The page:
"The station was all attitude," says former music director and assistant program director Bruce McDonald, at the forefront of WFNX's fledgling years from 1983 to 1990. "Some of it was pop, some of it was punk. We dabbled in reggae and even played some blues, just because we wanted to. There was no format, there were no rules, there was no template. We were figuring it out and there was a lot of trial and error."

It's easy to run off a timeline of events that marked WFNX's legacy — the affiliated X-Night dance party at Spit that brought punks to the disco; its ongoing radio wars with WBCN that perhaps culminated in the "WFNX Welcomes the Godfathers" guerilla marketing campaign at the Paradise in March 1988; booking Pearl Jam to open a five-band show on July 10, 1991, billed under not only the Lemonheads and Buffalo Tom but bands like 7 League Boots and Stress; the now-infamous Nirvana show at Axis (with Smashing Pumpkins, Bullet LaVolta, and Cliffs of Dooneen) for the station's eighth birthday party on September 23, 1991, the night before Nevermind was released; nearly 100,000 people overwhelming the Hatch Shell during a free Green Day concert on September 9, 1994; the creation of One in Ten, a specialty talk show geared specifically to the LGBT community; the countless Best Music Poll and birthday-party shitshows and street parties; the outdoor Clambakes on Lansdowne Street, in particular last year's, on the day after the Bruins won the Stanley Cup; and the Sapporo House at Coachella Music & Arts Festival in Indio, California, which welcomed roughly 100 bands to its friendly confines.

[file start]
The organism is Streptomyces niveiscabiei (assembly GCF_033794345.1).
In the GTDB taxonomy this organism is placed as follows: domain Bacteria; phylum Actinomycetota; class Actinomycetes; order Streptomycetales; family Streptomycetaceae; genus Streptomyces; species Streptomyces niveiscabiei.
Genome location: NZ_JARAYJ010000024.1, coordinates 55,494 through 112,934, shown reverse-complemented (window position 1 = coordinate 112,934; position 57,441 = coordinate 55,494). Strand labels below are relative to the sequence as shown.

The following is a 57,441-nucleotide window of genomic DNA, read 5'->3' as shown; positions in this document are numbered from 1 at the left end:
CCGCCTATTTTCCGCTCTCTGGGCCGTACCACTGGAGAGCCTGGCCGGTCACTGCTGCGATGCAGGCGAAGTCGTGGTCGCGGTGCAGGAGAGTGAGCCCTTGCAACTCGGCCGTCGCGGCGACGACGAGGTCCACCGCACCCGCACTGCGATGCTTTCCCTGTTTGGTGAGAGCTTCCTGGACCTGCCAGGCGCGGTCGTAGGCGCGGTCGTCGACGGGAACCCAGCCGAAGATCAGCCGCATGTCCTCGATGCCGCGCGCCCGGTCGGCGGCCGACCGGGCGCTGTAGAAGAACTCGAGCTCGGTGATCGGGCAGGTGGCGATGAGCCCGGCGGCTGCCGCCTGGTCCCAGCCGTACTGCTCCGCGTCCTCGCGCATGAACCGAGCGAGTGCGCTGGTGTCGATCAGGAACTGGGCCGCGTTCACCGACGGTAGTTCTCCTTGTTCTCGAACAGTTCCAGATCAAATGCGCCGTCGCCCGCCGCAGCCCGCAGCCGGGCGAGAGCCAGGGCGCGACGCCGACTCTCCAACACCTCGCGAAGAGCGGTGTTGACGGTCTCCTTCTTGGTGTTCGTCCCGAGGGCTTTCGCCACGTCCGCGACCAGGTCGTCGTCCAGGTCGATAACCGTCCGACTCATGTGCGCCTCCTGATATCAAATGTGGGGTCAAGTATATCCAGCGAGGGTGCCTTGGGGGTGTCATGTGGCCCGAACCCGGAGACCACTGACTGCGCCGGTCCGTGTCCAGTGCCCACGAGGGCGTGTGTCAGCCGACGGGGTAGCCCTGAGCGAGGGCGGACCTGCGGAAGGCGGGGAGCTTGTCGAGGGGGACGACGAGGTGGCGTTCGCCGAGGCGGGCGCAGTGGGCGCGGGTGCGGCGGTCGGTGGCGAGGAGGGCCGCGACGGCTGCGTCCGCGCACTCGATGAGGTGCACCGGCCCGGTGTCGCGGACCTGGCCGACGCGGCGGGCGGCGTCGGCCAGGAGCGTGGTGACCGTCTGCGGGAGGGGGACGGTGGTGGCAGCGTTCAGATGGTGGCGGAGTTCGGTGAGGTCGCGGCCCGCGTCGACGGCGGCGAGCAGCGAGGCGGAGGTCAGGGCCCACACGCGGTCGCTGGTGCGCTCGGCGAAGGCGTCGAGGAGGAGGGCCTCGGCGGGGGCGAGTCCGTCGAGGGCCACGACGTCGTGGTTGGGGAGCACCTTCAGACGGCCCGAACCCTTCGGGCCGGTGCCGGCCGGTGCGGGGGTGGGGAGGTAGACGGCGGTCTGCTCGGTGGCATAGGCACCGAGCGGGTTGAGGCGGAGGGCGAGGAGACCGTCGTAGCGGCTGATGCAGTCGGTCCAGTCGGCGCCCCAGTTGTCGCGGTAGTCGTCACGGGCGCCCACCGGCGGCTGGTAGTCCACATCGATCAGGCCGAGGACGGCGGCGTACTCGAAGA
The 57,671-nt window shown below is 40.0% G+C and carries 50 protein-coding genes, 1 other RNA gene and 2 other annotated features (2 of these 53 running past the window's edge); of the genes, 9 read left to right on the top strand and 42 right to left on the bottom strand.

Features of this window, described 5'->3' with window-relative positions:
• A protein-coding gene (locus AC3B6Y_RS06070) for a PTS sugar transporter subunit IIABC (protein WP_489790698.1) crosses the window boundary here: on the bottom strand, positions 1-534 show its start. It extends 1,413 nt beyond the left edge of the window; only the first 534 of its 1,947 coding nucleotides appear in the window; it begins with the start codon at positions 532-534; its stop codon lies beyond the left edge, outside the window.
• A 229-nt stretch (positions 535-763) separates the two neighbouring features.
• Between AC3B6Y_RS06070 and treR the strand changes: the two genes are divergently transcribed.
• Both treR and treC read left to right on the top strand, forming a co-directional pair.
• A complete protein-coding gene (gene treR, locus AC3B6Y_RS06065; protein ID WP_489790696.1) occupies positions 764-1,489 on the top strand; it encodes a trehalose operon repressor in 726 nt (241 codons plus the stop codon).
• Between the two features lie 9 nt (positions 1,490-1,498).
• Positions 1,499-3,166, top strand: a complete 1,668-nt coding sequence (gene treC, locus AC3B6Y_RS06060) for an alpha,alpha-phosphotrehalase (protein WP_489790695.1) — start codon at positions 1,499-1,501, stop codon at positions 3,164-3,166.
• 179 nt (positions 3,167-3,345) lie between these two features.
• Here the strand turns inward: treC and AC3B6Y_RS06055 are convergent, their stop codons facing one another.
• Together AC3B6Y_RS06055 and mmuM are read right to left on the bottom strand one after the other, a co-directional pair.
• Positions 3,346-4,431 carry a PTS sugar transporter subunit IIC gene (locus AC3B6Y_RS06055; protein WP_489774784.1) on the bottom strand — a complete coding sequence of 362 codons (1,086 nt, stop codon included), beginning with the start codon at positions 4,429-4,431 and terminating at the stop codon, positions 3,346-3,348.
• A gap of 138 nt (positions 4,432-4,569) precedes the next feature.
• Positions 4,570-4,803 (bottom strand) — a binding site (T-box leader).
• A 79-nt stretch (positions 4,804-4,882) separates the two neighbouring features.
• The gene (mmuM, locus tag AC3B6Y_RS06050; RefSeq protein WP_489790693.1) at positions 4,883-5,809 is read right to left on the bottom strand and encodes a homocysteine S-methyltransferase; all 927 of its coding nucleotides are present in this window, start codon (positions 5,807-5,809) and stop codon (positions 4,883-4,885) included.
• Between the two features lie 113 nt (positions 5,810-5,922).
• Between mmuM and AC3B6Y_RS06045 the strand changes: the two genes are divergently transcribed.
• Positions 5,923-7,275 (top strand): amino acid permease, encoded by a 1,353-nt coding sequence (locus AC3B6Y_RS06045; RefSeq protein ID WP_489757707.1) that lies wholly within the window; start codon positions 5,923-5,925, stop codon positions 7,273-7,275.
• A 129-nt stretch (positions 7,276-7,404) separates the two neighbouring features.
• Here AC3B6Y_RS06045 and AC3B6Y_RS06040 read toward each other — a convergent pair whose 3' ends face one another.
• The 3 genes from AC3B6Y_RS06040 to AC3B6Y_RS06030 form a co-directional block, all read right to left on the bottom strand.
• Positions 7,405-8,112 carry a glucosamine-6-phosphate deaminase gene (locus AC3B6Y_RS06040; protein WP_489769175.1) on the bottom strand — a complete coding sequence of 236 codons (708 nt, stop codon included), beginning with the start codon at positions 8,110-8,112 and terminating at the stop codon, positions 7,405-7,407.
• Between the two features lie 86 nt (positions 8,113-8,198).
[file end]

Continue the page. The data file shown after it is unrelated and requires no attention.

Green Day

But it's the freedom that WFNX embodied, from its personalities to its playlists, that helped define its legacy. After news of WFNX's sale went public last week, Sharon Brody, who worked at the station for 13 years and offered the daily commentary segment the Brody Beat, summed things up nicely in a blog post for her current employer, WBUR: "WFNX was not governed by ratings — we had none. We were not ruled by money — we had none. We could pretty much do anything we wanted, and we did."

While the station will broadcast with a skeleton crew for the next few weeks, the end of its run was felt last week by two free-form — and farewell — on-air performances, one by 25-year veteran of the station and Leftover Lunch host Julie Kramer and another by midday host Adam "Adam 12" Chapman, who first interned at the station as a 20-year-old and came back after the demise of 'BCN a few years ago.

Their farewell sets were must-hear radio, and the on-the-fly nature of their personal selections were what WFNX was once all about. Adam 12 closed with a trio of personal touches: Death Cab For Cutie's "I Will Follow You Into the Dark," Bob Dylan's "The Times They Are A-Changin,'" and finally, Buffalo Tom's "Taillights Fade."

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